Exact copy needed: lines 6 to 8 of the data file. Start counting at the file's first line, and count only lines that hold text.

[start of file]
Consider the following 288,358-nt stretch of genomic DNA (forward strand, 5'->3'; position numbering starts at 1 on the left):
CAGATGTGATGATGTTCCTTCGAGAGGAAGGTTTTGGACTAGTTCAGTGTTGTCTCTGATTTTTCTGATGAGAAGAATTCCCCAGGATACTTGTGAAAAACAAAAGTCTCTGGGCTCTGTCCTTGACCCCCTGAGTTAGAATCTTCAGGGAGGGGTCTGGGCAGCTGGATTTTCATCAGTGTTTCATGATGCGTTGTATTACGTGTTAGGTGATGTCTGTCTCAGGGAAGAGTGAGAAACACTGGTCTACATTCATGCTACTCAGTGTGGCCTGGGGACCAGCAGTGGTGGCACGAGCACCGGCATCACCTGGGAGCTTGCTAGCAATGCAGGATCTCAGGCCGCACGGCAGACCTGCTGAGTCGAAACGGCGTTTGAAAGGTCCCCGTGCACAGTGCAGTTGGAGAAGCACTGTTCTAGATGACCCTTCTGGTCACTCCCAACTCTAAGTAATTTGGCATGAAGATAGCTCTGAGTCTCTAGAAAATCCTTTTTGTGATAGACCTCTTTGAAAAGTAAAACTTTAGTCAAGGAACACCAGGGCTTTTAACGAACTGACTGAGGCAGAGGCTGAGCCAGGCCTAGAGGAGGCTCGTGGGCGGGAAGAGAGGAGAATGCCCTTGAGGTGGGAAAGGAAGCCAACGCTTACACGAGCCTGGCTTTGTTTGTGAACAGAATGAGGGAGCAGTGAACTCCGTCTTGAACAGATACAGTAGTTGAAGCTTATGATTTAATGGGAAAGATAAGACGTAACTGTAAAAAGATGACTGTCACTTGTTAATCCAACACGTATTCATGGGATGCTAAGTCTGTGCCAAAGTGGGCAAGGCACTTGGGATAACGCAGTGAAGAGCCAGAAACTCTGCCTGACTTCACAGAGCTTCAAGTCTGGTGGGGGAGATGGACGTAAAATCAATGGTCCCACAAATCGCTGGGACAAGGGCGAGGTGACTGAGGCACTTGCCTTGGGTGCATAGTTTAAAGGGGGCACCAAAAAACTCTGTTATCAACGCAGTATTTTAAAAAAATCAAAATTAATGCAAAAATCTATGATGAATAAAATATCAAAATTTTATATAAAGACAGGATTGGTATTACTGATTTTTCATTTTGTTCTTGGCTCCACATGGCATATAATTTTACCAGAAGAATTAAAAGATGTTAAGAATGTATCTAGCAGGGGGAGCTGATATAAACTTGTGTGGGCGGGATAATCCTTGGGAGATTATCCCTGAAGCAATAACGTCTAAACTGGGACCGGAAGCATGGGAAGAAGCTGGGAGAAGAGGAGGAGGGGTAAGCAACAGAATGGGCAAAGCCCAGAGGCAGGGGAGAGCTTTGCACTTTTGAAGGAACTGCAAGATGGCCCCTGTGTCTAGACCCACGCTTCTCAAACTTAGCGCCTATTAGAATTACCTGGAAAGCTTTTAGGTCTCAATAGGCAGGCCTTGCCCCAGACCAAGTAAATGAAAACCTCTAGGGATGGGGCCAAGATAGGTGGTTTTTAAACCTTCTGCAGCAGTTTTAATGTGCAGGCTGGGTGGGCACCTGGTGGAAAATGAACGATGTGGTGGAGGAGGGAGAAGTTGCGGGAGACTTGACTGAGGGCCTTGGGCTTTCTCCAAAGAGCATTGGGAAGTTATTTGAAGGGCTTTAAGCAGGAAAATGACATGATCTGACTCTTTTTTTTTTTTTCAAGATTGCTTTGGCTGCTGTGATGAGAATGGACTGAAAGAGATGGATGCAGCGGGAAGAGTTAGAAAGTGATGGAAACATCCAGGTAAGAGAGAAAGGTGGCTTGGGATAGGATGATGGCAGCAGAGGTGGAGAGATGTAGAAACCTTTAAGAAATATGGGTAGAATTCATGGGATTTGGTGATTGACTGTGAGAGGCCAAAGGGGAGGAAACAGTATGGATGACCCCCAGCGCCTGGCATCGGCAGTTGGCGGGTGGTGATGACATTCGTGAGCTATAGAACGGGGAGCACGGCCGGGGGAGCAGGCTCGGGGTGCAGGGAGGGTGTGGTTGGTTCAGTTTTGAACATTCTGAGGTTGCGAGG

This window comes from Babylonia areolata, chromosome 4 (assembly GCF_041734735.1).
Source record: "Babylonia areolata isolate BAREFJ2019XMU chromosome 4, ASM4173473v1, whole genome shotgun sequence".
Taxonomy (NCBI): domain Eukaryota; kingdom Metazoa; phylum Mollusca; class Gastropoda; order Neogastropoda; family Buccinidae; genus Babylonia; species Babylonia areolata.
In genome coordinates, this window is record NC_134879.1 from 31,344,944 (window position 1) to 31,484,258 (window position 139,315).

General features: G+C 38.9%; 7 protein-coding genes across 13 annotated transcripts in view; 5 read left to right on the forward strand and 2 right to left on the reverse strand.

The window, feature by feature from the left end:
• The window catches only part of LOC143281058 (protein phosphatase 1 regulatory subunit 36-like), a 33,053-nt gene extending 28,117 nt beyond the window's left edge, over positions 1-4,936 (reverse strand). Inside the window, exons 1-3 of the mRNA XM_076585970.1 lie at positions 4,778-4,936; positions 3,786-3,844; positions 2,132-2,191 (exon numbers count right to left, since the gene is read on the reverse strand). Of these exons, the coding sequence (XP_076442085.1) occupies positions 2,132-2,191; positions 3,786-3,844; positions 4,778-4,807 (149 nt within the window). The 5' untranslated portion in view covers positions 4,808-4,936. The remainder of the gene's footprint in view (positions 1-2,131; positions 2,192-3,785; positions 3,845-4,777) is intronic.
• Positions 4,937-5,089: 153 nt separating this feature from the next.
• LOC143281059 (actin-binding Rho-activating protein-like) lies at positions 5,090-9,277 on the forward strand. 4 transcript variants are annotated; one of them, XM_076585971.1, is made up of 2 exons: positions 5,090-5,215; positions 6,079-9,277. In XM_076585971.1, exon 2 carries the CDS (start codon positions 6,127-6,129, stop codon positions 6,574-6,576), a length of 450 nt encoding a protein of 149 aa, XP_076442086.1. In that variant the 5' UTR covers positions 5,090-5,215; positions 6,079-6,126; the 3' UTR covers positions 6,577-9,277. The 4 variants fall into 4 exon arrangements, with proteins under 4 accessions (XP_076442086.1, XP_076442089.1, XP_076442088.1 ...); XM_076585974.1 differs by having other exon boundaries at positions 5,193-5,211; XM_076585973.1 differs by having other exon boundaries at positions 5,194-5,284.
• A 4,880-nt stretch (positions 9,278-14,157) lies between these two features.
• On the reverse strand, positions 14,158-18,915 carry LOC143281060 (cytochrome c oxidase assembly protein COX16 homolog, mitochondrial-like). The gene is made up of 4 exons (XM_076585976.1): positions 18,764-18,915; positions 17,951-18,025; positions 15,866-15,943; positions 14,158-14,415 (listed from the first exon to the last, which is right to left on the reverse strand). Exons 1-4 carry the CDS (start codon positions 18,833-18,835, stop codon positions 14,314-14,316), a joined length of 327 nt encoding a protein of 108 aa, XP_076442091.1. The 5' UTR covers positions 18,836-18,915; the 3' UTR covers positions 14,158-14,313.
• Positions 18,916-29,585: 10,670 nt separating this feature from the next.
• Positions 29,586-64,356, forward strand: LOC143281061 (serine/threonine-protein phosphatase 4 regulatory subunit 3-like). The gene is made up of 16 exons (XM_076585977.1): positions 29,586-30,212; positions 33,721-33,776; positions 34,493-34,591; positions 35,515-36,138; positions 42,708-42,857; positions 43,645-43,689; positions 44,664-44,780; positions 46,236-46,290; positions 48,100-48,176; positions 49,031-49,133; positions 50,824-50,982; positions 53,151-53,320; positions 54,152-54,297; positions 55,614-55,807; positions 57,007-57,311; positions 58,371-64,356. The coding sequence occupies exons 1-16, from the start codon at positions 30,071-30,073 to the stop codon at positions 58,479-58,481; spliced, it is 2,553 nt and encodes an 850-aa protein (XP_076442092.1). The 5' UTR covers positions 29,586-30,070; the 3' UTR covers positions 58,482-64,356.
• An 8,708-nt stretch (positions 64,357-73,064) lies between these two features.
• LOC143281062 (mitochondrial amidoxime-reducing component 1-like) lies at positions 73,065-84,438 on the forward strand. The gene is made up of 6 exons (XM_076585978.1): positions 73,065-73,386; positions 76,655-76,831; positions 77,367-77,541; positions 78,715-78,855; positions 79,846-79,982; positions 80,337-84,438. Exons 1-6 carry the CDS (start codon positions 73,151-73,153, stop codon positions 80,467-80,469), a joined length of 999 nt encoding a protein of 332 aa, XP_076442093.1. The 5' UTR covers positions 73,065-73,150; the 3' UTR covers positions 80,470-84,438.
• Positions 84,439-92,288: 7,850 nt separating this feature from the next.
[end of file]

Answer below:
In genome coordinates, this window is record NC_134879.1 from 31,344,944 (window position 1) to 31,484,258 (window position 139,315).

General features: G+C 38.9%; 7 protein-coding genes across 13 annotated transcripts in view; 5 read left to right on the forward strand and 2 right to left on the reverse strand.

The window, feature by feature from the left end: